Daniel Molnar is one of those people whose talks I rewatch regularly. So far, I have seen two of them: “Data Janitor 101” and “Data Janitor returns.

In my opinion, his talks may be summarized as applying the good practices of Agile teams and “lean startups” to data science. He recommends striving for fast and good enough. He also strongly advises against over-engineering and using fancy tools.

I like that he encourages people to care about data quality and to choose KPIs that are challenging. After all, what is the point of measuring something just for the sake of feeling good?

In the data engineering area, he advises that doing ETLs in batches and building a data warehouse is enough, because making the ETL real-time or using streams is not worth the effort.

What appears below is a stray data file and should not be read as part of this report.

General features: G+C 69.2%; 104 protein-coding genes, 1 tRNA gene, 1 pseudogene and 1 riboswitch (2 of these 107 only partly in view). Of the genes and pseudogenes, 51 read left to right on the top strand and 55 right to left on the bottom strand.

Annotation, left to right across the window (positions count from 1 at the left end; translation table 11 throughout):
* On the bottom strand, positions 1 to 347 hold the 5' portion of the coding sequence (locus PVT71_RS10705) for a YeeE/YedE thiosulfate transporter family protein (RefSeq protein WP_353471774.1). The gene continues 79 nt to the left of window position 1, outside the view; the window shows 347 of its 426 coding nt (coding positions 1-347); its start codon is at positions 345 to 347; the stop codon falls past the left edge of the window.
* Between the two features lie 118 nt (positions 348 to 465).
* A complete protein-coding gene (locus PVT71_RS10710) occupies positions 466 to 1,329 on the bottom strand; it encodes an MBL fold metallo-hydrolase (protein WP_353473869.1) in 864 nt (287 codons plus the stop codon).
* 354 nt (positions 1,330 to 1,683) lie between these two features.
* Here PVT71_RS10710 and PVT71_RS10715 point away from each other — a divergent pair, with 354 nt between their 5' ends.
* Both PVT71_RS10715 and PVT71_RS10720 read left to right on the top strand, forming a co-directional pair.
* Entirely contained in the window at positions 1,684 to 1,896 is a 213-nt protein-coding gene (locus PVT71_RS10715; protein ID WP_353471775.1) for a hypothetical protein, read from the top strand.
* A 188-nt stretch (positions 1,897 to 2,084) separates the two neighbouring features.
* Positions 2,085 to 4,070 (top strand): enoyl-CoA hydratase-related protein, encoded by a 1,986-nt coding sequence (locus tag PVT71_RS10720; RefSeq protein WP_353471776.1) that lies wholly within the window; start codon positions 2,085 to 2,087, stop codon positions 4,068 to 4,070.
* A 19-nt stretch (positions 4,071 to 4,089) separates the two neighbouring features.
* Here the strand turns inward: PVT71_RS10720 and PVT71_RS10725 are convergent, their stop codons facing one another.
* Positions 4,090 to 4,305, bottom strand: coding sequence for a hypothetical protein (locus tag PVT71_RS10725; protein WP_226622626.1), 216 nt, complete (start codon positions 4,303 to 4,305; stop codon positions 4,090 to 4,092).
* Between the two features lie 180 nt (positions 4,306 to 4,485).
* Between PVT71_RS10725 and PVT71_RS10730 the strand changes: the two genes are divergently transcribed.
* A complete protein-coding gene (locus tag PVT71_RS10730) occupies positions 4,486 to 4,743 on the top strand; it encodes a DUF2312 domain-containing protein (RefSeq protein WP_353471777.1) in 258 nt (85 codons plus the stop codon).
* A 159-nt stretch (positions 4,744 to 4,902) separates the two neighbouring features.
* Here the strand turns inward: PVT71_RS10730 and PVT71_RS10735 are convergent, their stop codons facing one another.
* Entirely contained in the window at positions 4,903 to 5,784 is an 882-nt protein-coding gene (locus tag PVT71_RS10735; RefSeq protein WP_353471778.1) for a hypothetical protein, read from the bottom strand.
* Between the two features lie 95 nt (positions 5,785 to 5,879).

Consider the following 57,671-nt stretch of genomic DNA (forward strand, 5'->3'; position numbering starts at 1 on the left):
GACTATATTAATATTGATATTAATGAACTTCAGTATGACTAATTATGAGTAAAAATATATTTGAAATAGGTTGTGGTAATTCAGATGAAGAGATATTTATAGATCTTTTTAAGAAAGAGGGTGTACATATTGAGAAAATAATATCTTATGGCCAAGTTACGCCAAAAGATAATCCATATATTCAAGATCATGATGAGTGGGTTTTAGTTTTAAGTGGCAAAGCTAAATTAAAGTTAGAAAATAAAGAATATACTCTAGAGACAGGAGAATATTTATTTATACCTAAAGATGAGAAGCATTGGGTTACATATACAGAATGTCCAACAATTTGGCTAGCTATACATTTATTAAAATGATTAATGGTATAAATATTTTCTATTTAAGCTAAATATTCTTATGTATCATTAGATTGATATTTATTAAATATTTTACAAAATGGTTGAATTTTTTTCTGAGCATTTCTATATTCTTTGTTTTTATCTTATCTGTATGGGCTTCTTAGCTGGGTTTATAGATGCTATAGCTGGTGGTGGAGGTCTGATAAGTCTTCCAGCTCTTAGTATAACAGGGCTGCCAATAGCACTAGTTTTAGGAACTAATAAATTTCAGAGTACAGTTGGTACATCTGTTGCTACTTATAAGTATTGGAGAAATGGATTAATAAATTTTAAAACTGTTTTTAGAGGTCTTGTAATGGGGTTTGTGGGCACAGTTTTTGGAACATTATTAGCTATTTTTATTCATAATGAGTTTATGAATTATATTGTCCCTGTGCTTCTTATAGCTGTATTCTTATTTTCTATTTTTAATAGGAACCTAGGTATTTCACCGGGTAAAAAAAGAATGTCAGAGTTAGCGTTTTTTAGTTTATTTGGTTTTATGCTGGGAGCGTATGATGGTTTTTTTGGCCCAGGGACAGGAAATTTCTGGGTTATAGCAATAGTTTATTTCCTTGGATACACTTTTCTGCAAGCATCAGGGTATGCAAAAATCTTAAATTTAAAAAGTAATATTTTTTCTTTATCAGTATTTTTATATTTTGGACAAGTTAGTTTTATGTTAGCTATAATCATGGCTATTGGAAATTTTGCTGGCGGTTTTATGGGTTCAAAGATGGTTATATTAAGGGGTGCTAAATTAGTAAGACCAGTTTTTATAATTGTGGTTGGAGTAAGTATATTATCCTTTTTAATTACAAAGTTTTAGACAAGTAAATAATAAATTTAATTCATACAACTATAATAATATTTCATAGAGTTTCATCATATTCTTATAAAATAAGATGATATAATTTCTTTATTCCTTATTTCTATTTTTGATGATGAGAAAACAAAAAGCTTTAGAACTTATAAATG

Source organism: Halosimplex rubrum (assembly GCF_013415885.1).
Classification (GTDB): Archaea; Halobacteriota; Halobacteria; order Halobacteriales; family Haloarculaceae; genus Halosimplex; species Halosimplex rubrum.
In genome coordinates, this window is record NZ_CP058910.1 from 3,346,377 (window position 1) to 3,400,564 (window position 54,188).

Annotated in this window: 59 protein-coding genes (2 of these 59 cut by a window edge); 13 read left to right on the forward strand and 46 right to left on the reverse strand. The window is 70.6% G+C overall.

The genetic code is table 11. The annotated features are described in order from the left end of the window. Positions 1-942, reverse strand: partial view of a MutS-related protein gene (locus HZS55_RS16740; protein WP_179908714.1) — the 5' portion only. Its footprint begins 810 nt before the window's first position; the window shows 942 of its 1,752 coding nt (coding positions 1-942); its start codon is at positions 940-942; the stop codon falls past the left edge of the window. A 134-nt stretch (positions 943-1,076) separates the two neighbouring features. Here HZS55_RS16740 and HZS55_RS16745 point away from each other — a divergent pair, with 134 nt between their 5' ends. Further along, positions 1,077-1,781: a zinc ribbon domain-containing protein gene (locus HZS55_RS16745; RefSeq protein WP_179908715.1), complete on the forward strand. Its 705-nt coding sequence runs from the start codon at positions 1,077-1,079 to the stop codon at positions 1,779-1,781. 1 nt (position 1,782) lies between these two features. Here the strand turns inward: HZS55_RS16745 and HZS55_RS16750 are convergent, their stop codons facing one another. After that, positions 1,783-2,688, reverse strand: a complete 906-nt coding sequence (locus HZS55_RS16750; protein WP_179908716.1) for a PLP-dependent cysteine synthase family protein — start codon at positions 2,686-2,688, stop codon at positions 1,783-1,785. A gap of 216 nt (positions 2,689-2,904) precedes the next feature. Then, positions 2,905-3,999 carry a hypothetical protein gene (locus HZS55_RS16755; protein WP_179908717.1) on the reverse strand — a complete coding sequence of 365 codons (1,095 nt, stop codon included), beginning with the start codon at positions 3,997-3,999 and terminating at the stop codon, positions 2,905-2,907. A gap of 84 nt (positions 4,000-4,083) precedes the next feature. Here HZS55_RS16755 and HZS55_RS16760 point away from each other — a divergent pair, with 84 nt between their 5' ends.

He also recommends an iterative approach to machine learning. First, deploy fast a good enough model. Later, build the model offline and redeploy each quarter. It looks like a suggestion to avoid the hype and focus on solving real problems. If you have been reading my blog for some time, you know that I love this approach.

For me, the most essential idea from his talks is the “Friday 17:00 test”. In short, it tells you whether your data product (dashboard, report, recommendation, prediction, etc.) is actionable. Daniel Molnar suggests asking a question:

What can a person do with this result if he/she gets it at 5p.m. on Friday?

If the answer is “nothing, at least until Monday,” maybe you need to rethink that product.

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Ludwig machine learing model in Kaggle

My first attempt to use Ludwig

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How Airflow scheduler works

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